Where possible, it is best to introduce the box and riding in the box during the hawk's first week of training. It may help to darken the air holes by draping a towel over the box during initial training. These boxes are designed for the hawk to be placed in them tail first. However, if the hawk at first refuses the box, you may need to put tidbits on the perch inside and allow the hawk to jump into the box the first few times. After that point, most birds readily accept the box. If the hawk still fears the box, it may also help to feed the hawk a quick tidbit or two while it sits in the box. Or if the hawk freaks out when the door opens, call the bird out of the box to a tidbit on the fist. Most Harris' hawks and redtail hawks can simply be loaded in and out of the box with no troubleshooting at all ­ provided the box is introduced early enough in the training. You do not need to let the hawk sit in the box for as long as you might if you were training it to the hood. Usually an hour a day suffices, and this only needs to be continued for about the first seven to fourteen days. For the first few times, keep the box absolutely still during training sessions. As the bird becomes accustomed to sitting in the box, load the box in the vehicle and drive around while the bird is perched in the box. This accustoms the bird to motion while in the box.

We have only encountered a few problems associated with using boxes. One of our Harris' hawks, who was particularly anxious to hunt, used to scratch at the door as soon as she was placed in the box. We made her box darker, and we lined the inside of the door with a slick piece of glass so that she would not dull her talons when she scratched to get out. A golden eagle Jennifer used for educational programs got motion sickness if he rode in an automobile immediately after being fed, regardless of whether he was in a box or hooded. The obvious solution in his case was to feed him after transport.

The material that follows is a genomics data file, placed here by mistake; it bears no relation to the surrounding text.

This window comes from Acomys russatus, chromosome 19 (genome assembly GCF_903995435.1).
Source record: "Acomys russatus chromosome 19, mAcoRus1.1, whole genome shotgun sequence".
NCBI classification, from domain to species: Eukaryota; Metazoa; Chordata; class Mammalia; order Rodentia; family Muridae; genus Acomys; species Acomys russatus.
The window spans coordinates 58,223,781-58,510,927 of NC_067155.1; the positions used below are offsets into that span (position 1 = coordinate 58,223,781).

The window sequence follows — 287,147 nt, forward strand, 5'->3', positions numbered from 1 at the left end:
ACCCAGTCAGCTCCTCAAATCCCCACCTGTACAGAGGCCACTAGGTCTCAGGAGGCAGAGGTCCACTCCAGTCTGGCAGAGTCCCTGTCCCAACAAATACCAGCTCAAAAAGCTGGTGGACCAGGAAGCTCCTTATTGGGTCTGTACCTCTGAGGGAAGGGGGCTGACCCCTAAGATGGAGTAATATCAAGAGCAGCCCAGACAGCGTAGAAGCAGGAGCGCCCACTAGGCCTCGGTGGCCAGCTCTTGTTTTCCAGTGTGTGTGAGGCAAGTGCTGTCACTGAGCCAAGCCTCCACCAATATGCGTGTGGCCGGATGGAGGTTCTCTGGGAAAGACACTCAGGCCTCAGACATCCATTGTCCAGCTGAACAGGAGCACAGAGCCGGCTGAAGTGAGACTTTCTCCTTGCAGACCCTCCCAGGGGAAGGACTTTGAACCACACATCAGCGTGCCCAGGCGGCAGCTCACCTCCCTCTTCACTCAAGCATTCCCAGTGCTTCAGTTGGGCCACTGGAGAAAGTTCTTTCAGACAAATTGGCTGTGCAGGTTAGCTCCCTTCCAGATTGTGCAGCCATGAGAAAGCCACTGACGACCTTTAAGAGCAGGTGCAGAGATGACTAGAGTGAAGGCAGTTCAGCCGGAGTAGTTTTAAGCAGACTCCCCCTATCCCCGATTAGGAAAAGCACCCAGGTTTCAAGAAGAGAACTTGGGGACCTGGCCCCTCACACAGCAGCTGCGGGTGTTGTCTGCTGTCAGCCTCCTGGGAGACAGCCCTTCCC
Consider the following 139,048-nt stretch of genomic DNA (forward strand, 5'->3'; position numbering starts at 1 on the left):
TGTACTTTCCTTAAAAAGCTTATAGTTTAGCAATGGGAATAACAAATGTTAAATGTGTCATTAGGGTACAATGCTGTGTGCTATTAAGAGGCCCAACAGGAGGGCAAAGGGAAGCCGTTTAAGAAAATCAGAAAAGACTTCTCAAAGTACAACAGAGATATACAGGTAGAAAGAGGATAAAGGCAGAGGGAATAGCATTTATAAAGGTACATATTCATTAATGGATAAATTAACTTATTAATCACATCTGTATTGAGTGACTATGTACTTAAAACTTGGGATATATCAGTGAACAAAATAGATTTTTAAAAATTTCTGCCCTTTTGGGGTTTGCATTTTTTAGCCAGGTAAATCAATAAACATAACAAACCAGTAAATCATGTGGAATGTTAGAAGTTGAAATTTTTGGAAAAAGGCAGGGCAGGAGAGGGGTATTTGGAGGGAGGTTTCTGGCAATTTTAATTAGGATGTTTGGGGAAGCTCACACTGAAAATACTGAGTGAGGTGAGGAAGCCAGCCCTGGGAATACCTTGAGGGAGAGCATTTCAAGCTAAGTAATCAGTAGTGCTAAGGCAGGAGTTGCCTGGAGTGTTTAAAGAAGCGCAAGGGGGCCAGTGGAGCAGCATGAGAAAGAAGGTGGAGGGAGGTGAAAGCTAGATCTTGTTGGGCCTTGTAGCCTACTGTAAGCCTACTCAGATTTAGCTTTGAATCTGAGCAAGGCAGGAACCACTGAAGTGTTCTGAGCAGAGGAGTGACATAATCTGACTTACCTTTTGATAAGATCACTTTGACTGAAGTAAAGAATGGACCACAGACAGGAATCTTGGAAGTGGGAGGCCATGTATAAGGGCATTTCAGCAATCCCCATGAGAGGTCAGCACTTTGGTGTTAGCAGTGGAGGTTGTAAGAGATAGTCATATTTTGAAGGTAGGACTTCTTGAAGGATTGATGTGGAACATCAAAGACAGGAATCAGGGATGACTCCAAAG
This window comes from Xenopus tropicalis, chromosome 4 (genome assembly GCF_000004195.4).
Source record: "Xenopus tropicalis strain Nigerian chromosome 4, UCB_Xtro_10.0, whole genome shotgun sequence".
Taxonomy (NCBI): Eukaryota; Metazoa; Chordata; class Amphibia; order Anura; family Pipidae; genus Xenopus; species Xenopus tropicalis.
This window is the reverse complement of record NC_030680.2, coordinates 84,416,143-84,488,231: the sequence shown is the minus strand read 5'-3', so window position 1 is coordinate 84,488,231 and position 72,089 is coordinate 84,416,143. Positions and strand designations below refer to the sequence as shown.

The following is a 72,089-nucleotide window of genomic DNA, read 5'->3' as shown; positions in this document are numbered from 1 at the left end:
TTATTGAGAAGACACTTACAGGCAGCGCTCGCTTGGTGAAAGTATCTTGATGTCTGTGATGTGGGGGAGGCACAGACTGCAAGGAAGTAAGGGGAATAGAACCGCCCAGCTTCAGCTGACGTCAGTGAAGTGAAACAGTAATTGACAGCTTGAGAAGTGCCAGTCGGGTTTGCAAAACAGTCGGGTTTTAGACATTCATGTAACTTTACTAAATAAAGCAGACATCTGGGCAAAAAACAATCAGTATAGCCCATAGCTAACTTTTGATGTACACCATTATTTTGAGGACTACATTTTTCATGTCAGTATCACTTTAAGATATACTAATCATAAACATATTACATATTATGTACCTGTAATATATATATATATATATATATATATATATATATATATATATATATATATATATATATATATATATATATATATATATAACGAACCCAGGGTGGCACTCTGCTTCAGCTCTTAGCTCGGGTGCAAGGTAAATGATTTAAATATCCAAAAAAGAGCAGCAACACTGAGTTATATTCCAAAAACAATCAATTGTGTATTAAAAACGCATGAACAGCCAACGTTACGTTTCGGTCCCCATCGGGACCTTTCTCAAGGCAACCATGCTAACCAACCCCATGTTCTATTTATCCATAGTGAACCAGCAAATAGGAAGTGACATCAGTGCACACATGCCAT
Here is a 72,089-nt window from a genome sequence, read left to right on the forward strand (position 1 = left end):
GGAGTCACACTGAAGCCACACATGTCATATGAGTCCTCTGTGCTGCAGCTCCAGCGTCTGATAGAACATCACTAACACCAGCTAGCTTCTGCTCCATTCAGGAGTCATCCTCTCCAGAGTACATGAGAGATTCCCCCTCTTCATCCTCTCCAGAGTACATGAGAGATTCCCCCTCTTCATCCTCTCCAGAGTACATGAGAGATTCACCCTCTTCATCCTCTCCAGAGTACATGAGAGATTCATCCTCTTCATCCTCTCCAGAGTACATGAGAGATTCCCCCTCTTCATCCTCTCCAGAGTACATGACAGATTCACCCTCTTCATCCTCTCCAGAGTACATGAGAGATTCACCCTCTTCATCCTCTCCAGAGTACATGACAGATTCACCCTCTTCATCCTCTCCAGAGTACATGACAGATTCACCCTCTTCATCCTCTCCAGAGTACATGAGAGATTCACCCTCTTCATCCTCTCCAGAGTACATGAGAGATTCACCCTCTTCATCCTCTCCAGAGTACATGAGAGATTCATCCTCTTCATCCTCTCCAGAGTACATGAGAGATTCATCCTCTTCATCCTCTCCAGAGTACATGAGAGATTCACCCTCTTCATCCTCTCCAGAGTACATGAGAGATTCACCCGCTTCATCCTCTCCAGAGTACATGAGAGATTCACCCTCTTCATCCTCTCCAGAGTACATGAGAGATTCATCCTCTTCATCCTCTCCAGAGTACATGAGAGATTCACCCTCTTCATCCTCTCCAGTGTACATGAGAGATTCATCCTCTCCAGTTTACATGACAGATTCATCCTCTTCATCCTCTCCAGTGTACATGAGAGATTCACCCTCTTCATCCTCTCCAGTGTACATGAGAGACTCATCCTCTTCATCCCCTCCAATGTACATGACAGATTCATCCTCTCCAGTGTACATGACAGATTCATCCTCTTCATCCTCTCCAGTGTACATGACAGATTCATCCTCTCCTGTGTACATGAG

We have shared these hawk box plans with many falconers over the years, but it took the urging of our good friend, Harry McElroy, for us to put this to paper. Harry, thanks for your continued support and encouragement!

The double box designed for a cast of Harris' hawks

Materials for Harris' hawk or redtail hawk box:
0.5" x 0.75" wooden reinforcement struts
0.25" x 4' x 8' external glue lauan plywood
1.25" diameter hardwood dowel
0.5" and 0.75" wood screws
1" x 2.5" safety hasp (1 for single box or 2 for double box)
2" non-removable pin hinges (2 hinges for a single box and 4 for a double box)
1 quart exterior polyurethane
0.375" x 50' 100% manilla rope (3/8" rope)
0.25" braided nylon rope (for single box handle) or 0.375" nylon rope (for double box handle)
two part epoxy glue (and masking tape to hold the rope in place until the glue dries)
2" wide paper clip (hung on the inside back panel to hold newspaper)
lock and key or clip to keep hasp closed
Tools: jigsaw, drill, screwdriver, and paintbrush
Materials for American kestrel, merlin, or sharp-shinned hawk box:
same as before except use:
1.5" non-removable pin hinges (2)
0.75" x 2.75" hasp
broom handle
stadium astroturf or 0.25" x 50' 100% manilla rope
Dimensions for Harris' hawk or redtail hawk single box:
23" high x 20.75" deep x 11" wide (outside dimensions)
center of perch is 6.25" above the floor and 6.25" in from the door